Time for home: lessons learned from the US

Matthew Jackson new webI have spent the last three weeks in Cleveland, Pittsburgh, Philadelphia and Providence exploring how those cities have responded to economic decline and indeed economic opportunity.

I have been fascinated by the levels of collaboration, the role of anchor institutions, the scale of foundation resource, and the ability to raise and redistribute taxation as means of enabling that response. While I have seen lots of good work in those localities, I have also been amazed by the scale of the remaining challenge, particularly in terms of addressing inequality.

I’ve also spent time in New York and Washington DC engaging with key economic development-focused think tanks, and leading thinkers on local economies.

Here are the key lessons learned from these discussions around economic development policy in the United States:

  1. Locally focused economic development is the domain of the few and removed from the business growth and inward investment approaches of the majority
  2. Social responsibility is on the rise with businesses moving beyond painting community buildings to real investment in place. The nuance being that it is largely for marketing and corporate purposes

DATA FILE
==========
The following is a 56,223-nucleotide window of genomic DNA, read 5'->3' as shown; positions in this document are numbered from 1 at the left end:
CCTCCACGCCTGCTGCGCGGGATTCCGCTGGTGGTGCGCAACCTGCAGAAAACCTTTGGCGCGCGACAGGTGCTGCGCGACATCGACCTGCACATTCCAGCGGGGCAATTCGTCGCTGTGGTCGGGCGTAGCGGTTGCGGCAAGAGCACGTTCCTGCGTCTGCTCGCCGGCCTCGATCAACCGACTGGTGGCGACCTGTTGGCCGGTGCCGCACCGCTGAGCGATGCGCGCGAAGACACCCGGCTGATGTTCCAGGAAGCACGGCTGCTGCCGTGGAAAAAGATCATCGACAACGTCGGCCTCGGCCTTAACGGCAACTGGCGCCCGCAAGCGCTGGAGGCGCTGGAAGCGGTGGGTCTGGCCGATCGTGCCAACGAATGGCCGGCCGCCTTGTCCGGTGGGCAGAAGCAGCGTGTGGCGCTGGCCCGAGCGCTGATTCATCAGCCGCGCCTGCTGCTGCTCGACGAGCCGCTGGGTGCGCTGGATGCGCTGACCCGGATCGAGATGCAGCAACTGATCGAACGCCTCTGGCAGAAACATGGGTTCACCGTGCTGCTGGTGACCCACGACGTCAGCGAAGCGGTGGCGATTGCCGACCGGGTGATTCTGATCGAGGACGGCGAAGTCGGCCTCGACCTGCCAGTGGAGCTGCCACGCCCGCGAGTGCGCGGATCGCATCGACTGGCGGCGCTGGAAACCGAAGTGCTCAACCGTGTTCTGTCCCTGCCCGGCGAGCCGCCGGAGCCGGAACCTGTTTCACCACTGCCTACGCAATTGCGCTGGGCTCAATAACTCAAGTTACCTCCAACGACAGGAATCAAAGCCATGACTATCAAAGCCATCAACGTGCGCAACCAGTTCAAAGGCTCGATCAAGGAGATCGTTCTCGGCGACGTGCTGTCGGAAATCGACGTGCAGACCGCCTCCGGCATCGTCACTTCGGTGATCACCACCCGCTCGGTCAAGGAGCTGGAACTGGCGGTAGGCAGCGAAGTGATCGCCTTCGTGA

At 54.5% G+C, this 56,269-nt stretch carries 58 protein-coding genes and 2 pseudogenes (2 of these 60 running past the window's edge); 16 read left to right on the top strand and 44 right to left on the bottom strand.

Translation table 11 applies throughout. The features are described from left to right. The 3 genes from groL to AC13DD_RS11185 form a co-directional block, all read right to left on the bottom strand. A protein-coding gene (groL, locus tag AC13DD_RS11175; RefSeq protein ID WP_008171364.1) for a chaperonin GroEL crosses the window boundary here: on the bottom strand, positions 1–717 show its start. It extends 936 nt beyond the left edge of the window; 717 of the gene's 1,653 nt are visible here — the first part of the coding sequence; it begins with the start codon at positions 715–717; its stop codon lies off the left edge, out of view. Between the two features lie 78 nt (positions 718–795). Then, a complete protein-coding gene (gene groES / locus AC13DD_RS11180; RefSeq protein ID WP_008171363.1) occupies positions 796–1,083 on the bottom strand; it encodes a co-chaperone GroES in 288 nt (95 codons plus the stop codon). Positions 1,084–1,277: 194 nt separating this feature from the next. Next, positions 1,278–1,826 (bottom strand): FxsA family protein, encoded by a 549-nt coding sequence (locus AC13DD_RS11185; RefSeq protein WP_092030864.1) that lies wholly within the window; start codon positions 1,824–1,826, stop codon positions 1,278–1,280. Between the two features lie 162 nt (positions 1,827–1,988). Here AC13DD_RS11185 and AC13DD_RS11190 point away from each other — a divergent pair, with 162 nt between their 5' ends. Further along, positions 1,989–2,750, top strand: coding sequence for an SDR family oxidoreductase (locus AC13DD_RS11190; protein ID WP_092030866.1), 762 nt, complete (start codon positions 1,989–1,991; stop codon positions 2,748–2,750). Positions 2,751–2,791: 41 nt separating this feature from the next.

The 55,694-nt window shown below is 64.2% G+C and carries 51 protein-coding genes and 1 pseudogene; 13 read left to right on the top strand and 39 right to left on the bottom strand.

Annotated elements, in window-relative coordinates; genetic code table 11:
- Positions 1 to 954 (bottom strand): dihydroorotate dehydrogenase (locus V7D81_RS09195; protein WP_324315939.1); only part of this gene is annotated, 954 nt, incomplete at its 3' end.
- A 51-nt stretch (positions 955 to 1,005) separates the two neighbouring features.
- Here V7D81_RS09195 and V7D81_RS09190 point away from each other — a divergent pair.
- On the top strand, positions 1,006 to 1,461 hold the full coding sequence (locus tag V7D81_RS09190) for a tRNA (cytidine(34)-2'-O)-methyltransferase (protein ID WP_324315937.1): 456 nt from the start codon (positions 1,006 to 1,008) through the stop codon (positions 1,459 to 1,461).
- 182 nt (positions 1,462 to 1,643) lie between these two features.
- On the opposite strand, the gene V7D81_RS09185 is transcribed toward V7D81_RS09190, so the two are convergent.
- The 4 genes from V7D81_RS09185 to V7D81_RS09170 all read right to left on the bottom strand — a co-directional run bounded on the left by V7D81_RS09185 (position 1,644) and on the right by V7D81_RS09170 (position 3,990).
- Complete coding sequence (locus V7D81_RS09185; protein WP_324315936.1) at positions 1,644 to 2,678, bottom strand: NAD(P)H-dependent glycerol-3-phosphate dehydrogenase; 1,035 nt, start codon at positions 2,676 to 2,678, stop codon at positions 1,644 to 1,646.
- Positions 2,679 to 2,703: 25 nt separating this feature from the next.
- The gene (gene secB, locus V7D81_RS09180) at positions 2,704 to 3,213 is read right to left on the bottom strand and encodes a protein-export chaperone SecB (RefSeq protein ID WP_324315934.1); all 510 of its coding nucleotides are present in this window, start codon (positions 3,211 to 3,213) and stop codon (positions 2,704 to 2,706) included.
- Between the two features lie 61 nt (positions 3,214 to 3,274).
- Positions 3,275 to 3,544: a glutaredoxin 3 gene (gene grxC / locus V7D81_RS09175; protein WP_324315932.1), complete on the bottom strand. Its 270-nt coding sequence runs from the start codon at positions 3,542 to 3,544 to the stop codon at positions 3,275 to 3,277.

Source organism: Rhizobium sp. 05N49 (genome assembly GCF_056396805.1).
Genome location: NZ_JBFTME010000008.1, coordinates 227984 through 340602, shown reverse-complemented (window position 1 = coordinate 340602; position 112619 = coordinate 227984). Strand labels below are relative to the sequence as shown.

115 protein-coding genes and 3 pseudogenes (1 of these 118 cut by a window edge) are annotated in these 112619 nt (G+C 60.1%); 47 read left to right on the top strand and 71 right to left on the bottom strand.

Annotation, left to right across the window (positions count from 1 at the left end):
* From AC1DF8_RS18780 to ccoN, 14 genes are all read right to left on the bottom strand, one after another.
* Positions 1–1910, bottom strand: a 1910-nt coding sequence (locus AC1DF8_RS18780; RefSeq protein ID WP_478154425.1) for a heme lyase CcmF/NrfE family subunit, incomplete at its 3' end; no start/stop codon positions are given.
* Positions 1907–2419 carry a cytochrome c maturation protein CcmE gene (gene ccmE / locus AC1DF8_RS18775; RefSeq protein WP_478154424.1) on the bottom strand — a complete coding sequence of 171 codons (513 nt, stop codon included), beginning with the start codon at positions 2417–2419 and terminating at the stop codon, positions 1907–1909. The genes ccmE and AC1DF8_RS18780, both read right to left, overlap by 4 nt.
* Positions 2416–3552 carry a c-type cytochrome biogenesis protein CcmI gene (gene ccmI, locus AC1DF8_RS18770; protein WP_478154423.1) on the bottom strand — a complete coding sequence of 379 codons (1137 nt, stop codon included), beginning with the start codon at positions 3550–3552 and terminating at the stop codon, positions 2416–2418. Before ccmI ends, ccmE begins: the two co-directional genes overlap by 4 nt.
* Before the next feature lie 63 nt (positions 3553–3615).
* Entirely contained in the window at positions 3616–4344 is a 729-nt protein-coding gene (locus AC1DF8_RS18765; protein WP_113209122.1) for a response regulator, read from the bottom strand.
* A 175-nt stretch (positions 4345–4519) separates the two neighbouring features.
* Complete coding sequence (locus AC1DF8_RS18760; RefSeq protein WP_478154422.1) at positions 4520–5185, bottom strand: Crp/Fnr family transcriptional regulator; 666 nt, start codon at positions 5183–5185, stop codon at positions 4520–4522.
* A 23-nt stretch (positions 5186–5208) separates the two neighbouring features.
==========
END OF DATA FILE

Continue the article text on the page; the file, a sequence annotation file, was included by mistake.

3. Leadership is crucial to the rejuvenation of local economies, whether that be through mayoral governance, foundations, anchor institutions, or collaborative networks of socially focused organisations
  4. If improvement is to continue, it cannot just be city leaders which are the drivers of change; their employees, partner organisations and communities need to buy into their approach
  5. Economic growth is divisive and inequality rife. Policy needs to enhance opportunity for all communities
  6. State and city governments in the US have far more power, resource and flexibility than their UK counterparts; with economic development seen as an industry and a key part of their remit
  7. Inward investment is still the core economic development vehicle with states and in many cases places within states competing for the investment buck through trying to out-do each other on tax breaks. This economic showboating is in some cases leading to the bankruptcy of city governments
  8. Entrepreneurship and innovation is ripe. Individuals and businesses are creating products and ideas and local partners are investing in supporting the development of those ideas; risks are being taken and local economies are benefiting
  9. Places have far greater opportunity to benefit from redistributive taxation policies. Redistribution is supporting major economic development projects and community grant programmes
  10. Philanthropic capital through foundations is a major source of economic development and in many ways stimulates collaboration